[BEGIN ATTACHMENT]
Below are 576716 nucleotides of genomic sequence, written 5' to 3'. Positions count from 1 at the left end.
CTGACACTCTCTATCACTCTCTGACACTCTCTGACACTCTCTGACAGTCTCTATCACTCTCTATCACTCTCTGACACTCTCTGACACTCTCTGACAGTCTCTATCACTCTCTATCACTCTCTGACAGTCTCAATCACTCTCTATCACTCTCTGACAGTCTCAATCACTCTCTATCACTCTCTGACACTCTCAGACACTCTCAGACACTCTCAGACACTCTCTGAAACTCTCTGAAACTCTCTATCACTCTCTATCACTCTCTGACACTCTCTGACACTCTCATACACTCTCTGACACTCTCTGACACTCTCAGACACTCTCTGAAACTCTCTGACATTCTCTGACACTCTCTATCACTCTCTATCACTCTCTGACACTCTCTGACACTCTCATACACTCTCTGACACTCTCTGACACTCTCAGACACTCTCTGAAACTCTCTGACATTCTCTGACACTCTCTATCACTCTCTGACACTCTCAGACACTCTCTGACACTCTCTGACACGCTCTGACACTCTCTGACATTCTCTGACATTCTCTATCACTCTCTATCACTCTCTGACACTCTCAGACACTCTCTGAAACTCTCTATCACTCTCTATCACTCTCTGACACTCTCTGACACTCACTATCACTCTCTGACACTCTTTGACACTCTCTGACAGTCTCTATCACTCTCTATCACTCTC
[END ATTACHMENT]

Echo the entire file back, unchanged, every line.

Below are 576716 nucleotides of genomic sequence, written 5' to 3'. Positions count from 1 at the left end.
CTGACACTCTCTATCACTCTCTGACACTCTCTGACACTCTCTGACAGTCTCTATCACTCTCTATCACTCTCTGACACTCTCTGACACTCTCTGACAGTCTCTATCACTCTCTATCACTCTCTGACAGTCTCAATCACTCTCTATCACTCTCTGACAGTCTCAATCACTCTCTATCACTCTCTGACACTCTCAGACACTCTCAGACACTCTCAGACACTCTCTGAAACTCTCTGAAACTCTCTATCACTCTCTATCACTCTCTGACACTCTCTGACACTCTCATACACTCTCTGACACTCTCTGACACTCTCAGACACTCTCTGAAACTCTCTGACATTCTCTGACACTCTCTATCACTCTCTATCACTCTCTGACACTCTCTGACACTCTCATACACTCTCTGACACTCTCTGACACTCTCAGACACTCTCTGAAACTCTCTGACATTCTCTGACACTCTCTATCACTCTCTGACACTCTCAGACACTCTCTGACACTCTCTGACACGCTCTGACACTCTCTGACATTCTCTGACATTCTCTATCACTCTCTATCACTCTCTGACACTCTCAGACACTCTCTGAAACTCTCTATCACTCTCTATCACTCTCTGACACTCTCTGACACTCACTATCACTCTCTGACACTCTTTGACACTCTCTGACAGTCTCTATCACTCTCTATCACTCTC